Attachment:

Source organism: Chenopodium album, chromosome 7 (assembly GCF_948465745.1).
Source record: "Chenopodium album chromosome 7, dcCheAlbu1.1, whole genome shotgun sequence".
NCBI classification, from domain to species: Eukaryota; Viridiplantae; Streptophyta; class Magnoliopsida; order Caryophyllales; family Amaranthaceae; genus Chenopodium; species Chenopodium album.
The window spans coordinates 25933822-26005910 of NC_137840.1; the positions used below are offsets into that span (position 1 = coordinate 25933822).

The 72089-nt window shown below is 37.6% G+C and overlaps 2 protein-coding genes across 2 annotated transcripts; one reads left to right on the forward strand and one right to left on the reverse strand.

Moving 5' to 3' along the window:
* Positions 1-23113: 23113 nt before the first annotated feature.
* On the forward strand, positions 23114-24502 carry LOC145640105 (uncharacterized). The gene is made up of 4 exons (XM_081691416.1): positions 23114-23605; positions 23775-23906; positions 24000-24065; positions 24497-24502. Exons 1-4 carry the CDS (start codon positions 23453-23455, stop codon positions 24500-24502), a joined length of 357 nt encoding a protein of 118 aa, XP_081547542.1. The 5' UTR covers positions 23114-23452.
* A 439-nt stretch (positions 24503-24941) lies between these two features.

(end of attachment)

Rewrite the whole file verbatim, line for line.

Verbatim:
Source organism: Chenopodium album, chromosome 7 (assembly GCF_948465745.1).
Source record: "Chenopodium album chromosome 7, dcCheAlbu1.1, whole genome shotgun sequence".
NCBI classification, from domain to species: Eukaryota; Viridiplantae; Streptophyta; class Magnoliopsida; order Caryophyllales; family Amaranthaceae; genus Chenopodium; species Chenopodium album.
The window spans coordinates 25933822-26005910 of NC_137840.1; the positions used below are offsets into that span (position 1 = coordinate 25933822).

The 72089-nt window shown below is 37.6% G+C and overlaps 2 protein-coding genes across 2 annotated transcripts; one reads left to right on the forward strand and one right to left on the reverse strand.

Moving 5' to 3' along the window:
* Positions 1-23113: 23113 nt before the first annotated feature.
* On the forward strand, positions 23114-24502 carry LOC145640105 (uncharacterized). The gene is made up of 4 exons (XM_081691416.1): positions 23114-23605; positions 23775-23906; positions 24000-24065; positions 24497-24502. Exons 1-4 carry the CDS (start codon positions 23453-23455, stop codon positions 24500-24502), a joined length of 357 nt encoding a protein of 118 aa, XP_081547542.1. The 5' UTR covers positions 23114-23452.
* A 439-nt stretch (positions 24503-24941) lies between these two features.